Elijah Wald deals with all this in a generally fair manner, and is sensitive to the complexities of the issues involved, and to the context of events; while broadly sympathetic to the left and their sufferings at this time, he is aware of which side the American Communist Party and its associates took in the Cold War, and in the hot one then going on in Korea. He notes, too, that although the attack on White by the 'Daily Worker' after his testimony was unpleasantly condescending, the paper was right to point out that the Left had fostered much of the early enthusiasm for him. Just occasionally, I feel that Wald is being disingenuous; he seems to imply that 'the Roosevelt centre' lay halfway between HUAC and the KGB, and that accordingly there is a moral equivalence between the unjustifiable excesses of McCarthyism and the murderous tyranny of Stalinism. This was a bad time in America, and innocent people like Josh White got trapped in the gears of history. The impact on him and other individuals was not trivial, but there's no doubt in my mind which way the scales of judgement tip.

 I seem to have written more about politics than I intended. It's time to sum up. Josh White's achievement of modest stardom, by bringing black music to white audiences, while at the same time managing to speak out on social and racial issues, was virtually unique in its day, and he was, as Wald observes, probably the only 'nightclub blues singer' ever. In that sense, his story is as much about the discovery of black music by white audiences as it is about black music per se. This can perhaps be seen in Wald's comparative lack of interest in his race recordings, and in my comparative lack of interest in what came after. However, the history of white interest in, and interaction with, black music is an important subject; if white enthusiasts don't consider that history, and its paradoxes and ironies, there's a danger of awarding ourselves honorary insider status, claiming some sort of privileged understanding, and forgetting about the distance that in reality separates us from both the stresses and the joys of African American life. Elijah Wald's fascinating account of how Josh White walked the line between two worlds is a remarkable and compelling achievement. Chris Smith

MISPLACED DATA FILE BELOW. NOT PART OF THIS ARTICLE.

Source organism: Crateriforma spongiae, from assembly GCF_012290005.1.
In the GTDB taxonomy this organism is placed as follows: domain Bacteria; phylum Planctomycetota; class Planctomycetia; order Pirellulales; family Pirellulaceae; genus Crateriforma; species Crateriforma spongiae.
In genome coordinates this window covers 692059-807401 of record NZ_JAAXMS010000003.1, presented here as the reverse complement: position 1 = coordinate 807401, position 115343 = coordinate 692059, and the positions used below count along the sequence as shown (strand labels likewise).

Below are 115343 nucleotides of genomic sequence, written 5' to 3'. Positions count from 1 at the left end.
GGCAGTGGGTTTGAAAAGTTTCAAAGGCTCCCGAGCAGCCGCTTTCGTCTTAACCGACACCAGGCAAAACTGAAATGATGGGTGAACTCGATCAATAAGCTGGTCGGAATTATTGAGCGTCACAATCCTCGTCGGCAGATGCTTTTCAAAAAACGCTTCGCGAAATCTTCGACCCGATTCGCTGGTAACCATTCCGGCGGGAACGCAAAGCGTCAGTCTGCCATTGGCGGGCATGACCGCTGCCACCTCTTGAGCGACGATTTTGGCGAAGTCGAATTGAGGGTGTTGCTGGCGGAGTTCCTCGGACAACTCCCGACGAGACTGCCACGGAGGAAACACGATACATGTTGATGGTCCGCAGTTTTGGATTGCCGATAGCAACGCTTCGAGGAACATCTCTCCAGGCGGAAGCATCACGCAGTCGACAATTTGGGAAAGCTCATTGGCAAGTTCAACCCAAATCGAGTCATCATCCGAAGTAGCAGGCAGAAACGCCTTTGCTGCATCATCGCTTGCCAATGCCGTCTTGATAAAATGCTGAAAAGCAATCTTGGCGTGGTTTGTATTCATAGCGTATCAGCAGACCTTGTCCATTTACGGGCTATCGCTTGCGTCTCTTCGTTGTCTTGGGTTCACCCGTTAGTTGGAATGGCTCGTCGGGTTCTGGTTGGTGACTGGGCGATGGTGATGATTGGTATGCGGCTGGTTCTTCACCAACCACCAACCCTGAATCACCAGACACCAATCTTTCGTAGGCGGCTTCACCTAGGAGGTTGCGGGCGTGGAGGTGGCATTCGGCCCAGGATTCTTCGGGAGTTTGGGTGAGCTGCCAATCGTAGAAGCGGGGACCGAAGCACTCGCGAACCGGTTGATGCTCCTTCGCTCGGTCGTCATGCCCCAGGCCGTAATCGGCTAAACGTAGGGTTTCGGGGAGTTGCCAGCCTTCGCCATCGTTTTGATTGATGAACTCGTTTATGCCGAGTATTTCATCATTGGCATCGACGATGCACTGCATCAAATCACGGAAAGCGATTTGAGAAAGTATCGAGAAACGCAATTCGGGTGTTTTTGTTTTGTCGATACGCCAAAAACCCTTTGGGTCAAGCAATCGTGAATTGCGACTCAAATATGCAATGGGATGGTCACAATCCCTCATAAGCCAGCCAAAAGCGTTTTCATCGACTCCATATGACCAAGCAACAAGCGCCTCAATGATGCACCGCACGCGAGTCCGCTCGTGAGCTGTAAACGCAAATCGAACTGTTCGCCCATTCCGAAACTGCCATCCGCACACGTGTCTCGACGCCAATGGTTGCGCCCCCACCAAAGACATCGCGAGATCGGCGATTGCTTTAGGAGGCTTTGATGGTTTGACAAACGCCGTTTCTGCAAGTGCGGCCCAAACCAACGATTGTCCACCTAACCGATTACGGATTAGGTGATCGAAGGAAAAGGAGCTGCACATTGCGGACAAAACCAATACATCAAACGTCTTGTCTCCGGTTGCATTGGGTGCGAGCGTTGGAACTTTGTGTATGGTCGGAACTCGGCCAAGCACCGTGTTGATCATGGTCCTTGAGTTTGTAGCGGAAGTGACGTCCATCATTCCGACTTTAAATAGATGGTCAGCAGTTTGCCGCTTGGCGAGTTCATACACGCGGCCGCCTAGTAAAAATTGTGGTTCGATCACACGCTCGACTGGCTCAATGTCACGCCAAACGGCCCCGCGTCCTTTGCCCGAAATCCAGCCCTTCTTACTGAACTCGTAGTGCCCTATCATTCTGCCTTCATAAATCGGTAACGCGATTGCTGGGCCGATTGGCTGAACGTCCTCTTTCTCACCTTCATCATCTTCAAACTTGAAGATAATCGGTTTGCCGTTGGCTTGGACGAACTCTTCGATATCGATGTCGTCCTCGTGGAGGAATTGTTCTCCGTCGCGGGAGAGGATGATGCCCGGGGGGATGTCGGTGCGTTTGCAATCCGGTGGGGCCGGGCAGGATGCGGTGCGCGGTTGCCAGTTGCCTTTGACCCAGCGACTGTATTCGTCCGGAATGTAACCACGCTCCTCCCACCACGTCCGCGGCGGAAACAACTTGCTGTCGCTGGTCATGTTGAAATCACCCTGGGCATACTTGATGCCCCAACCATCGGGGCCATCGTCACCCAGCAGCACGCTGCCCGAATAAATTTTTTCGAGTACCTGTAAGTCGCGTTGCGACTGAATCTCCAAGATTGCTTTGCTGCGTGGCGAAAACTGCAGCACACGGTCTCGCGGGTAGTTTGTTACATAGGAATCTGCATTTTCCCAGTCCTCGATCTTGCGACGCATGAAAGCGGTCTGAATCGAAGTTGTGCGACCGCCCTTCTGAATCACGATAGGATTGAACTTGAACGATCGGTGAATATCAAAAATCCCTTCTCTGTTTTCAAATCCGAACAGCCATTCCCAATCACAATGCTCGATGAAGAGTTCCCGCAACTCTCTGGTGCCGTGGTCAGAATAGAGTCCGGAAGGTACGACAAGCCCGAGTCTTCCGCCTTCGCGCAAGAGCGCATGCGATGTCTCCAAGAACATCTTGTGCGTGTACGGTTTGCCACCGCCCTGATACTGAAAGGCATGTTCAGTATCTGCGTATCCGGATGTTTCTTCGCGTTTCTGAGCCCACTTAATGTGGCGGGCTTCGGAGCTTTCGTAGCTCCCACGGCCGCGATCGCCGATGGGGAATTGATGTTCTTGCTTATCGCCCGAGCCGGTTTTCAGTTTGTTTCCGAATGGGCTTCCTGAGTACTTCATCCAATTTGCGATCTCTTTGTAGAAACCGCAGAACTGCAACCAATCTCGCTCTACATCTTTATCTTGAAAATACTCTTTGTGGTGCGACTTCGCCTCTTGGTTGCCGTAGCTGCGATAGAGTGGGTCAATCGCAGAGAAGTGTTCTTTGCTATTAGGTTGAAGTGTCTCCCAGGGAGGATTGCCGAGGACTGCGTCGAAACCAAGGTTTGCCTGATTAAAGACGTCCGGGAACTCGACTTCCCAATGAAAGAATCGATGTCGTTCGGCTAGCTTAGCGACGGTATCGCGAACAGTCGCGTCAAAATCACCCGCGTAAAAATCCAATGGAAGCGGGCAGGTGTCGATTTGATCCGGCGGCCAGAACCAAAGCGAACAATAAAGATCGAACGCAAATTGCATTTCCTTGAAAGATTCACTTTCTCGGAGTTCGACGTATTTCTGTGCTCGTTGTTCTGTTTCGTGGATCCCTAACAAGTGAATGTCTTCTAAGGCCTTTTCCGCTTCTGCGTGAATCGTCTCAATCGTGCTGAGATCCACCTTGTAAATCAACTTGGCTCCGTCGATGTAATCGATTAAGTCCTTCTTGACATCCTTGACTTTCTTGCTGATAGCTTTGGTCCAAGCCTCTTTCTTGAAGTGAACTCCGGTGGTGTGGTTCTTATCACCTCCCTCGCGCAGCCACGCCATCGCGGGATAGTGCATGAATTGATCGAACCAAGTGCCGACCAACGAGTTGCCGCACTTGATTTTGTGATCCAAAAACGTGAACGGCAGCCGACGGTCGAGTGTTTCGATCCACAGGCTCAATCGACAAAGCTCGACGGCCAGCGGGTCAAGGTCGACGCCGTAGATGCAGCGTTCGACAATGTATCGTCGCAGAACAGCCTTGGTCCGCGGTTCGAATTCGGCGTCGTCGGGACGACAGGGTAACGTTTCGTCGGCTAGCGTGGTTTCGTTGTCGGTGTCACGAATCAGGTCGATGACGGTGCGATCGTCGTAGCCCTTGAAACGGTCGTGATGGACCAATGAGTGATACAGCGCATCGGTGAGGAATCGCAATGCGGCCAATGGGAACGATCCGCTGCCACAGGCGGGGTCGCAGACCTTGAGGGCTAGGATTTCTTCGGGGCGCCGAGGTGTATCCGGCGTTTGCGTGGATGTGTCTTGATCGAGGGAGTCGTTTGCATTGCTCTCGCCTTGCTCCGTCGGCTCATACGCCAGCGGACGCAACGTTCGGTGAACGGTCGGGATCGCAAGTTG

« Last Edit: February 26, 2008, 04:09:54 PM by Johnm »

Offline Mr.OMuck

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Re: Josh White Society Blues
« Reply #1 on: February 13, 2008, 06:39:13 PM »
Thanks for this. Where was it published?
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Offline Rivers

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Re: Josh White Society Blues
« Reply #2 on: February 13, 2008, 08:58:17 PM »
Any blues singer who learns a few jazz altered/extended chords can be demoted to the pop genre. So I'm with Elijah on this. Chris is not a musician and it shows. As a direct consequence I think he misreads and misunderstands Josh White's music, in this case. He is just articulating his taste in music, that has nothing to do with Josh White.

This could be a lengthy discussion!  :P

Offline Bunker Hill

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Re: Josh White Society Blues
« Reply #3 on: February 14, 2008, 12:18:01 PM »
Thanks for this. Where was it published?